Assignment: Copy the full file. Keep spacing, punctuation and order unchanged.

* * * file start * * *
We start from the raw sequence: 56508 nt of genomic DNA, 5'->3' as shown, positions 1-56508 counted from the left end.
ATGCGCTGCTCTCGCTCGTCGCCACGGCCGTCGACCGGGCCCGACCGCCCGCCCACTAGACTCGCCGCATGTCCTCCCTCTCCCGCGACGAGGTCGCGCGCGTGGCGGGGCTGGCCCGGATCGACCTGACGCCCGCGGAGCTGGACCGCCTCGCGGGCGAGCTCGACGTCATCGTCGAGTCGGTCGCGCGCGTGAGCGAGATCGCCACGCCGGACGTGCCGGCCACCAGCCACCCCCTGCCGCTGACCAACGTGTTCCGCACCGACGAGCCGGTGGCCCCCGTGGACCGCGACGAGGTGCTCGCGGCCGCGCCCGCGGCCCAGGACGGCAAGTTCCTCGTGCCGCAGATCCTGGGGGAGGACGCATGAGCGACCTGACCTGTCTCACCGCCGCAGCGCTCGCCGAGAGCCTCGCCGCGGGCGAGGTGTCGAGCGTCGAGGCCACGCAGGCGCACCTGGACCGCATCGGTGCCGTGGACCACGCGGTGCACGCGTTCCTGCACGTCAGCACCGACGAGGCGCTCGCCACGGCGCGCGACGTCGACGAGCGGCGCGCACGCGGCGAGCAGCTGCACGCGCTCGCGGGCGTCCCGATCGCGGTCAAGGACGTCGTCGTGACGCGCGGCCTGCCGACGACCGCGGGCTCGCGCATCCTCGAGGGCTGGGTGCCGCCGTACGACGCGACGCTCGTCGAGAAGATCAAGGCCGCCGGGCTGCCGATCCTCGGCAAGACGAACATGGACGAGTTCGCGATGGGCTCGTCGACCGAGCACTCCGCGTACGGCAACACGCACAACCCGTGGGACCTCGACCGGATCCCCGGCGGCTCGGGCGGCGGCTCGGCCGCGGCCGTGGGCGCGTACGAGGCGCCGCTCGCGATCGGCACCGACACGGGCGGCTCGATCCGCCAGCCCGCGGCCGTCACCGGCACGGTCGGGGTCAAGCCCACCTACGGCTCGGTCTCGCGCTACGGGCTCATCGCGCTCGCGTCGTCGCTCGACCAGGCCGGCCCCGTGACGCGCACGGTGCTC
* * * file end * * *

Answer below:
We start from the raw sequence: 56508 nt of genomic DNA, 5'->3' as shown, positions 1-56508 counted from the left end.
ATGCGCTGCTCTCGCTCGTCGCCACGGCCGTCGACCGGGCCCGACCGCCCGCCCACTAGACTCGCCGCATGTCCTCCCTCTCCCGCGACGAGGTCGCGCGCGTGGCGGGGCTGGCCCGGATCGACCTGACGCCCGCGGAGCTGGACCGCCTCGCGGGCGAGCTCGACGTCATCGTCGAGTCGGTCGCGCGCGTGAGCGAGATCGCCACGCCGGACGTGCCGGCCACCAGCCACCCCCTGCCGCTGACCAACGTGTTCCGCACCGACGAGCCGGTGGCCCCCGTGGACCGCGACGAGGTGCTCGCGGCCGCGCCCGCGGCCCAGGACGGCAAGTTCCTCGTGCCGCAGATCCTGGGGGAGGACGCATGAGCGACCTGACCTGTCTCACCGCCGCAGCGCTCGCCGAGAGCCTCGCCGCGGGCGAGGTGTCGAGCGTCGAGGCCACGCAGGCGCACCTGGACCGCATCGGTGCCGTGGACCACGCGGTGCACGCGTTCCTGCACGTCAGCACCGACGAGGCGCTCGCCACGGCGCGCGACGTCGACGAGCGGCGCGCACGCGGCGAGCAGCTGCACGCGCTCGCGGGCGTCCCGATCGCGGTCAAGGACGTCGTCGTGACGCGCGGCCTGCCGACGACCGCGGGCTCGCGCATCCTCGAGGGCTGGGTGCCGCCGTACGACGCGACGCTCGTCGAGAAGATCAAGGCCGCCGGGCTGCCGATCCTCGGCAAGACGAACATGGACGAGTTCGCGATGGGCTCGTCGACCGAGCACTCCGCGTACGGCAACACGCACAACCCGTGGGACCTCGACCGGATCCCCGGCGGCTCGGGCGGCGGCTCGGCCGCGGCCGTGGGCGCGTACGAGGCGCCGCTCGCGATCGGCACCGACACGGGCGGCTCGATCCGCCAGCCCGCGGCCGTCACCGGCACGGTCGGGGTCAAGCCCACCTACGGCTCGGTCTCGCGCTACGGGCTCATCGCGCTCGCGTCGTCGCTCGACCAGGCCGGCCCCGTGACGCGCACGGTGCTC